the sister mystery (part six)

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Jan came in and stopped, looking at us. She reached behind her and closed the door gently. I could tell that she was making a quick adjustment. She had been geared up to demand that Ron justify her inexcusable behavior. But she saw Ron in my lap, crying, holding onto me, and she said quietly, "She'll be okay. We thought her nose was broken, but it isn't. Ron, she says she's your sister."

Ron slid off my lap and sat next to me on the bed. "Fuck," she said quietly. She looked up at Jan. "You're gonna yell at me, aren't you?"

Jan looked a bit lost, so I said, "We're not going to yell at you, Ron. We do need to understand why you did that, and we do not think it's acceptable, no matter what, to attack somebody like that. But we're your parents. This isn't the first time we've had to talk to you about something you did, something we think was wrong, and it won't be the last, I'm sure. What you just did was inexcusable, but it was also completely out of character for you, so we need to understand, even if we don't condone it."

Jan had sat down on the other side of Ron, and she put her arm around our daughter and squeezed.

"Ron," I said, seeing her expression, "leaving is not an option. We're your parents, and if you run away we will find you and bring you home. And right now we have to have this conversation. You know we do."

She sighed a deep, wrenching sigh. "Do we have to talk about it tonight?"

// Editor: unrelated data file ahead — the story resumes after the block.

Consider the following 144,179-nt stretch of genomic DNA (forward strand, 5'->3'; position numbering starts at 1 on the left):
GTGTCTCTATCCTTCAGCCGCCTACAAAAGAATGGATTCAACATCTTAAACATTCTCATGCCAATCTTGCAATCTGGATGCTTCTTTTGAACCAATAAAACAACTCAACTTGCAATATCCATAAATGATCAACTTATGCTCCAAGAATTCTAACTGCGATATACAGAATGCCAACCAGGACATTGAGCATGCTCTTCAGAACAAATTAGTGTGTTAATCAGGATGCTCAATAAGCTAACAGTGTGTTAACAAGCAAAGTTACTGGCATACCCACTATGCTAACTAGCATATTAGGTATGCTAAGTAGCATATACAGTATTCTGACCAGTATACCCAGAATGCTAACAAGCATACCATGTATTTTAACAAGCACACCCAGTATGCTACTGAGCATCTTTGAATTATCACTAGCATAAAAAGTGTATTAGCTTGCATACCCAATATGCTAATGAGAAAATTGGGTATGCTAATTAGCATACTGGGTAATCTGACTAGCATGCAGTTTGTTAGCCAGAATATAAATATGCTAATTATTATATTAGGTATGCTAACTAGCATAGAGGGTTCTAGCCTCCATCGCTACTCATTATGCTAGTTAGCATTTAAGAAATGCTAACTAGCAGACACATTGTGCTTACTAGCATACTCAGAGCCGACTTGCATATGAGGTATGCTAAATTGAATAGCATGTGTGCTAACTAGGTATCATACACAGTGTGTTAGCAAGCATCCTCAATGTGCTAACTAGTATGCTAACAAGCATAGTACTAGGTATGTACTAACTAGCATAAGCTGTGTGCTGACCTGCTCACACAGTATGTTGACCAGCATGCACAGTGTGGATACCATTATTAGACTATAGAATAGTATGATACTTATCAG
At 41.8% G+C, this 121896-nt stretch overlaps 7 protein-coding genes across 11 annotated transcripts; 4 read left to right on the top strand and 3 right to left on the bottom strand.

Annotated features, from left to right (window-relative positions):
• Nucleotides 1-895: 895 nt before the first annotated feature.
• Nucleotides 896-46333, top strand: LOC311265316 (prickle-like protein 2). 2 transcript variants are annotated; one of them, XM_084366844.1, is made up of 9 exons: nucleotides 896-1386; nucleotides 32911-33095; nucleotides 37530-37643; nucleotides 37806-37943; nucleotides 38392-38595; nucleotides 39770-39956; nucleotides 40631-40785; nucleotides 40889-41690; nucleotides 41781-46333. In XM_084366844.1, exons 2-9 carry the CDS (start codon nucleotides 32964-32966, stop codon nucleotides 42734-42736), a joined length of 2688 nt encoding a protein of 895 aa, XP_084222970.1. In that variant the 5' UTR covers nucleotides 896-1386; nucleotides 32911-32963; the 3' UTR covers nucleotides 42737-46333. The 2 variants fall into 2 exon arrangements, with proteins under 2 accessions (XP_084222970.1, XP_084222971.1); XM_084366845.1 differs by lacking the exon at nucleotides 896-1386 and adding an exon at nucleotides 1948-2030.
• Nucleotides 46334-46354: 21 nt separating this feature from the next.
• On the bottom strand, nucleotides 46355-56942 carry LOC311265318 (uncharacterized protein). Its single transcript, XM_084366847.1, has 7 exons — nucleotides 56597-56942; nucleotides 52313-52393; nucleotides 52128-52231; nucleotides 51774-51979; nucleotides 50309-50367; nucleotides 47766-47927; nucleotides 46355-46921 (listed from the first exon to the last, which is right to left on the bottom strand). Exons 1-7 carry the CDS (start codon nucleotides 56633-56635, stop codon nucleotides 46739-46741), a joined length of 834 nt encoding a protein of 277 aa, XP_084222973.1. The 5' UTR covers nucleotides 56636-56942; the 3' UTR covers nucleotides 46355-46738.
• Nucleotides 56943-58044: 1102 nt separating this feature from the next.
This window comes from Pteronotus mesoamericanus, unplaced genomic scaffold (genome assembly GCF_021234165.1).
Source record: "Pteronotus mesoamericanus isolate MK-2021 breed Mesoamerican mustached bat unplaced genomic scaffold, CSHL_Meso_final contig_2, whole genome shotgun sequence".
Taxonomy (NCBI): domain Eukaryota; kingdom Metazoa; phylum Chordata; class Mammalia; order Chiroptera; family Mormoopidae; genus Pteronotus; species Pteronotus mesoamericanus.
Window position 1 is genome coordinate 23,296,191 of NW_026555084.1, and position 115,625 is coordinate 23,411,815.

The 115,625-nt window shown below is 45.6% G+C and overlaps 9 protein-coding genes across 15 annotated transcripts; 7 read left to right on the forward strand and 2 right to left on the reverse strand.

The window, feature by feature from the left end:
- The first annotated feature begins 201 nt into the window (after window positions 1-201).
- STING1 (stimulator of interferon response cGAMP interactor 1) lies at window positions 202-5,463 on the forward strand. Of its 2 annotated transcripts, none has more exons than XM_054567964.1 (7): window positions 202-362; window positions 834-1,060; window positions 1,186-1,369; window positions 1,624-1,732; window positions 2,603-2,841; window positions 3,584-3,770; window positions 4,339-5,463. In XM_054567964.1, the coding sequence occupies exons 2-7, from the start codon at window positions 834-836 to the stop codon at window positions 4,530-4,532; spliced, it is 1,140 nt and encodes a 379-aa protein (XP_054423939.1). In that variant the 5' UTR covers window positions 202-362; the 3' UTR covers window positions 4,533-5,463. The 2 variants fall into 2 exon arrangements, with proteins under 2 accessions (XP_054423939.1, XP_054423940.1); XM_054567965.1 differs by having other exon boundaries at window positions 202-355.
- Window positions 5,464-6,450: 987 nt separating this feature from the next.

I made a quick decision. "No, but it does have to be in the morning. First thing. Agreed?"

She nodded. Then her shoulders sagged. "Shit, that fucking bitch is in my room. Where am I gonna sleep?"

"Here," I said. "With us. We have a sleeping bag."

I expected a protest, but she said, "Okay. Can I go to bed now?"

"Sure," I said. I stood and got the sleeping bag from the closet. There wasn't a lot of floor space in the room, especially since we'd installed a second desk for Ron, but I laid the sleeping bag at the foot of the bed, reminding myself that I had to walk carefully if I got up in the middle of the night and had to use the bathroom.

Ron kicked off her sneakers and slid into the sleeping bag. "Don't you want to take off your jeans?" I asked as she vanished.

"Fine like this," came a muffled voice from deep within the layers of fabric.

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About Anthony Lee Collins

I write.
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